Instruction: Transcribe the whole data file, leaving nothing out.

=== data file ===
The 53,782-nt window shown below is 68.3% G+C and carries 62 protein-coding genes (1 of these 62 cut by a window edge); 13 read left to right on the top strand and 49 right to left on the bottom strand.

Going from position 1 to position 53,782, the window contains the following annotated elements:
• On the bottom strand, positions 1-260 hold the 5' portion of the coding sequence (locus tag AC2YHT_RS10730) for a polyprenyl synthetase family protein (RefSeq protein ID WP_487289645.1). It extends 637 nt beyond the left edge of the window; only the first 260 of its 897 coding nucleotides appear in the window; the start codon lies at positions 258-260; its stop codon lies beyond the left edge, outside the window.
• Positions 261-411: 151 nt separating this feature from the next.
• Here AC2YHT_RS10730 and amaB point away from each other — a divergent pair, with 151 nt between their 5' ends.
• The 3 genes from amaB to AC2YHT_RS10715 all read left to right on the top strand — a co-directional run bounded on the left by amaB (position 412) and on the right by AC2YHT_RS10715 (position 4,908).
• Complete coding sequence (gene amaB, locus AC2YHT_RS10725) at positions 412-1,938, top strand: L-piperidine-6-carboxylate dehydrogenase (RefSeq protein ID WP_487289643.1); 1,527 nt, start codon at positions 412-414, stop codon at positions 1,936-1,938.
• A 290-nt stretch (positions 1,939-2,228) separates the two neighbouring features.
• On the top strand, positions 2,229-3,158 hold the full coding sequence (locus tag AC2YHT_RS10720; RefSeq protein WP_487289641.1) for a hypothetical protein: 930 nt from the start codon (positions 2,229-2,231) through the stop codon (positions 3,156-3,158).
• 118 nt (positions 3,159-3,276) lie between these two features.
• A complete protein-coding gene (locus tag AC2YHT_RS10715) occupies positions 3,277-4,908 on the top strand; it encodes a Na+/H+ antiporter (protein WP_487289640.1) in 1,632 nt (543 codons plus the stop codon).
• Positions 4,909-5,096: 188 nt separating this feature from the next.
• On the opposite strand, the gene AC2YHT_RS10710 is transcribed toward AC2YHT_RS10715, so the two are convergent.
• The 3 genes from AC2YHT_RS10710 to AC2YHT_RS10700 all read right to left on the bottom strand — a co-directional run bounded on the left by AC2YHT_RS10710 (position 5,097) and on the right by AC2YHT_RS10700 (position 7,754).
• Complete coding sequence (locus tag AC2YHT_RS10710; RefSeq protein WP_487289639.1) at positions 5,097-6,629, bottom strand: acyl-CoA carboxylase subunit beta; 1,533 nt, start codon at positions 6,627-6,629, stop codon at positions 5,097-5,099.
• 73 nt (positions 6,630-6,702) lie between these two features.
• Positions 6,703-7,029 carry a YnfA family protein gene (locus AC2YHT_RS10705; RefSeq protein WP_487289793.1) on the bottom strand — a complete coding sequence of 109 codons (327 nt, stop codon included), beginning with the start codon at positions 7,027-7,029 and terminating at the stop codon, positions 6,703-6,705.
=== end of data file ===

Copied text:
The 53,782-nt window shown below is 68.3% G+C and carries 62 protein-coding genes (1 of these 62 cut by a window edge); 13 read left to right on the top strand and 49 right to left on the bottom strand.

Going from position 1 to position 53,782, the window contains the following annotated elements:
• On the bottom strand, positions 1-260 hold the 5' portion of the coding sequence (locus tag AC2YHT_RS10730) for a polyprenyl synthetase family protein (RefSeq protein ID WP_487289645.1). It extends 637 nt beyond the left edge of the window; only the first 260 of its 897 coding nucleotides appear in the window; the start codon lies at positions 258-260; its stop codon lies beyond the left edge, outside the window.
• Positions 261-411: 151 nt separating this feature from the next.
• Here AC2YHT_RS10730 and amaB point away from each other — a divergent pair, with 151 nt between their 5' ends.
• The 3 genes from amaB to AC2YHT_RS10715 all read left to right on the top strand — a co-directional run bounded on the left by amaB (position 412) and on the right by AC2YHT_RS10715 (position 4,908).
• Complete coding sequence (gene amaB, locus AC2YHT_RS10725) at positions 412-1,938, top strand: L-piperidine-6-carboxylate dehydrogenase (RefSeq protein ID WP_487289643.1); 1,527 nt, start codon at positions 412-414, stop codon at positions 1,936-1,938.
• A 290-nt stretch (positions 1,939-2,228) separates the two neighbouring features.
• On the top strand, positions 2,229-3,158 hold the full coding sequence (locus tag AC2YHT_RS10720; RefSeq protein WP_487289641.1) for a hypothetical protein: 930 nt from the start codon (positions 2,229-2,231) through the stop codon (positions 3,156-3,158).
• 118 nt (positions 3,159-3,276) lie between these two features.
• A complete protein-coding gene (locus tag AC2YHT_RS10715) occupies positions 3,277-4,908 on the top strand; it encodes a Na+/H+ antiporter (protein WP_487289640.1) in 1,632 nt (543 codons plus the stop codon).
• Positions 4,909-5,096: 188 nt separating this feature from the next.
• On the opposite strand, the gene AC2YHT_RS10710 is transcribed toward AC2YHT_RS10715, so the two are convergent.
• The 3 genes from AC2YHT_RS10710 to AC2YHT_RS10700 all read right to left on the bottom strand — a co-directional run bounded on the left by AC2YHT_RS10710 (position 5,097) and on the right by AC2YHT_RS10700 (position 7,754).
• Complete coding sequence (locus tag AC2YHT_RS10710; RefSeq protein WP_487289639.1) at positions 5,097-6,629, bottom strand: acyl-CoA carboxylase subunit beta; 1,533 nt, start codon at positions 6,627-6,629, stop codon at positions 5,097-5,099.
• 73 nt (positions 6,630-6,702) lie between these two features.
• Positions 6,703-7,029 carry a YnfA family protein gene (locus AC2YHT_RS10705; RefSeq protein WP_487289793.1) on the bottom strand — a complete coding sequence of 109 codons (327 nt, stop codon included), beginning with the start codon at positions 7,027-7,029 and terminating at the stop codon, positions 6,703-6,705.